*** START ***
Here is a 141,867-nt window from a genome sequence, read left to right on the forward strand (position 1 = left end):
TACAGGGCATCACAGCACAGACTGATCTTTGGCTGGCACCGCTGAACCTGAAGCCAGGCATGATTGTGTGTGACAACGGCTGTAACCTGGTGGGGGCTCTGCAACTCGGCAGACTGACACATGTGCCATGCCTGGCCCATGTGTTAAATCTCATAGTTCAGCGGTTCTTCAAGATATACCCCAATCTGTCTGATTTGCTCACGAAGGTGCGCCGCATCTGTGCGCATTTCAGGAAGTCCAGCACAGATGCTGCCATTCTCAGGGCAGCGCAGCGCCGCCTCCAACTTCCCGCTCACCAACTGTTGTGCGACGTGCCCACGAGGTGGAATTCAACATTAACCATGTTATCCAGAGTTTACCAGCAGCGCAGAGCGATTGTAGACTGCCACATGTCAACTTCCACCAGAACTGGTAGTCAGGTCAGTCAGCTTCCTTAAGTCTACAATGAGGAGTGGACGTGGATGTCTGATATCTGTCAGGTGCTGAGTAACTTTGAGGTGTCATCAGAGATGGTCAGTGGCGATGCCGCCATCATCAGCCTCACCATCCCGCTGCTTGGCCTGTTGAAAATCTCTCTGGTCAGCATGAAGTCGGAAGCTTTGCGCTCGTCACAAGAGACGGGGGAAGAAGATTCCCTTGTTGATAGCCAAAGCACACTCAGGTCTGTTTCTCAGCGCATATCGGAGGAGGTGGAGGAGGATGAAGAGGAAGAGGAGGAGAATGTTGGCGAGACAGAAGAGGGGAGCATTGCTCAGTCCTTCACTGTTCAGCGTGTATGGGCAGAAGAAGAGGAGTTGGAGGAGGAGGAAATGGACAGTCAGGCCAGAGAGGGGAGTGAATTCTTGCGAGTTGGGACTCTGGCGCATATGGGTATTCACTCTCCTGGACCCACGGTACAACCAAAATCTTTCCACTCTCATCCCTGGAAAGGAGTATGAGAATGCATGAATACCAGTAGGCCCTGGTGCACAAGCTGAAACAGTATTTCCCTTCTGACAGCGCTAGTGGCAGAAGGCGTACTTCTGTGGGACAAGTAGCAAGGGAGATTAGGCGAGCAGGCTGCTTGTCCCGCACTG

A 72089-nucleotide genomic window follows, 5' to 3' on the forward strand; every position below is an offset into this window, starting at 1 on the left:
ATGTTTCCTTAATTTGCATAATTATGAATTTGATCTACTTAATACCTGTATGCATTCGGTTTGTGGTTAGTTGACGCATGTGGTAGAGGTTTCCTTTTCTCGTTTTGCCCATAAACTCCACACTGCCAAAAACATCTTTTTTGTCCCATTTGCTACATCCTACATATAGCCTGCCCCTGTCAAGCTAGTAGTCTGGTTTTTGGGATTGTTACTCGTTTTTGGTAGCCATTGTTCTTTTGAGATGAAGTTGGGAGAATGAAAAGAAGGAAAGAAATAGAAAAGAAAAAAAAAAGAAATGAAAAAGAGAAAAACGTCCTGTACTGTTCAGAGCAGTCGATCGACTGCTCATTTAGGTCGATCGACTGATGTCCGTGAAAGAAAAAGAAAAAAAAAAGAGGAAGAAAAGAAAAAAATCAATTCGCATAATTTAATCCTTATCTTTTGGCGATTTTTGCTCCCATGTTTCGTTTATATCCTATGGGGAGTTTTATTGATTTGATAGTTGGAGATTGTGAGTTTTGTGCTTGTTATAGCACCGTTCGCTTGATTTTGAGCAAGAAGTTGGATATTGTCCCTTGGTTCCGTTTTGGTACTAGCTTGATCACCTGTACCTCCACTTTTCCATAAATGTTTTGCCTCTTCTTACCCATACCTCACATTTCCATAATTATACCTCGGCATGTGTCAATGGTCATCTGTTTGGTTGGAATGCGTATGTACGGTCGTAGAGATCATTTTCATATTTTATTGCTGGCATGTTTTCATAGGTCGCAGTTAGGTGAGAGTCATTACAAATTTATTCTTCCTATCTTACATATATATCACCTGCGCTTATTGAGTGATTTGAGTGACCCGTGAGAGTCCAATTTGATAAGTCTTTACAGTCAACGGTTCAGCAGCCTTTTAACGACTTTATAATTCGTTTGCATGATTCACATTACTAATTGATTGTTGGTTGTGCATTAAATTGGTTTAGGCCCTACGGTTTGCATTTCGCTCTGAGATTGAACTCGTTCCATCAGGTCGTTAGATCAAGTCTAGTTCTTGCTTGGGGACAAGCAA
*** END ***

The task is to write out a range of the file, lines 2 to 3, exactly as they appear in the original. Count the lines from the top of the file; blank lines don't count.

TACAGGGCATCACAGCACAGACTGATCTTTGGCTGGCACCGCTGAACCTGAAGCCAGGCATGATTGTGTGTGACAACGGCTGTAACCTGGTGGGGGCTCTGCAACTCGGCAGACTGACACATGTGCCATGCCTGGCCCATGTGTTAAATCTCATAGTTCAGCGGTTCTTCAAGATATACCCCAATCTGTCTGATTTGCTCACGAAGGTGCGCCGCATCTGTGCGCATTTCAGGAAGTCCAGCACAGATGCTGCCATTCTCAGGGCAGCGCAGCGCCGCCTCCAACTTCCCGCTCACCAACTGTTGTGCGACGTGCCCACGAGGTGGAATTCAACATTAACCATGTTATCCAGAGTTTACCAGCAGCGCAGAGCGATTGTAGACTGCCACATGTCAACTTCCACCAGAACTGGTAGTCAGGTCAGTCAGCTTCCTTAAGTCTACAATGAGGAGTGGACGTGGATGTCTGATATCTGTCAGGTGCTGAGTAACTTTGAGGTGTCATCAGAGATGGTCAGTGGCGATGCCGCCATCATCAGCCTCACCATCCCGCTGCTTGGCCTGTTGAAAATCTCTCTGGTCAGCATGAAGTCGGAAGCTTTGCGCTCGTCACAAGAGACGGGGGAAGAAGATTCCCTTGTTGATAGCCAAAGCACACTCAGGTCTGTTTCTCAGCGCATATCGGAGGAGGTGGAGGAGGATGAAGAGGAAGAGGAGGAGAATGTTGGCGAGACAGAAGAGGGGAGCATTGCTCAGTCCTTCACTGTTCAGCGTGTATGGGCAGAAGAAGAGGAGTTGGAGGAGGAGGAAATGGACAGTCAGGCCAGAGAGGGGAGTGAATTCTTGCGAGTTGGGACTCTGGCGCATATGGGTATTCACTCTCCTGGACCCACGGTACAACCAAAATCTTTCCACTCTCATCCCTGGAAAGGAGTATGAGAATGCATGAATACCAGTAGGCCCTGGTGCACAAGCTGAAACAGTATTTCCCTTCTGACAGCGCTAGTGGCAGAAGGCGTACTTCTGTGGGACAAGTAGCAAGGGAGATTAGGCGAGCAGGCTGCTTGTCCCGCACTG

A 72089-nucleotide genomic window follows, 5' to 3' on the forward strand; every position below is an offset into this window, starting at 1 on the left: